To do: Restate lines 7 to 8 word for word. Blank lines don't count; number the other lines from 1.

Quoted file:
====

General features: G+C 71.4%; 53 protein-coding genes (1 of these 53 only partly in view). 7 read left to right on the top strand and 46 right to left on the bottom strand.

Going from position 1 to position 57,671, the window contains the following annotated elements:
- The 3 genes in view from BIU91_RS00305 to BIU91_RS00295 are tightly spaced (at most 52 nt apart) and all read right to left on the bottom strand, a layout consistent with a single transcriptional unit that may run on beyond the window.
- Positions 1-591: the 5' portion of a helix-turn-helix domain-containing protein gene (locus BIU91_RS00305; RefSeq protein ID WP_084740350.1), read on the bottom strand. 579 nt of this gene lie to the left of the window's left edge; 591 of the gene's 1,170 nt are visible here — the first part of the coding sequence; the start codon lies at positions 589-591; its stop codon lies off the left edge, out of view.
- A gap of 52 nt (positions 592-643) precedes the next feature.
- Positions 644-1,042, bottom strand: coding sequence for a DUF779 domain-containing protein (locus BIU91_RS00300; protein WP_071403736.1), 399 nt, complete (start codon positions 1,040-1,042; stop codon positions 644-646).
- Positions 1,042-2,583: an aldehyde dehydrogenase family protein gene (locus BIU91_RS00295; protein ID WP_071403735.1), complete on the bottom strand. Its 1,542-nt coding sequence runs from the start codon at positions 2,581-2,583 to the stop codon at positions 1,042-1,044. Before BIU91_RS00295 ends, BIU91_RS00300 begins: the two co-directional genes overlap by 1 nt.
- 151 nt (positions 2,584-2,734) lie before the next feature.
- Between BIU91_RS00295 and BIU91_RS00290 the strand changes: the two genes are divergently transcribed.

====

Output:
- Positions 1,042-2,583: an aldehyde dehydrogenase family protein gene (locus BIU91_RS00295; protein ID WP_071403735.1), complete on the bottom strand. Its 1,542-nt coding sequence runs from the start codon at positions 2,581-2,583 to the stop codon at positions 1,042-1,044. Before BIU91_RS00295 ends, BIU91_RS00300 begins: the two co-directional genes overlap by 1 nt.
- 151 nt (positions 2,584-2,734) lie before the next feature.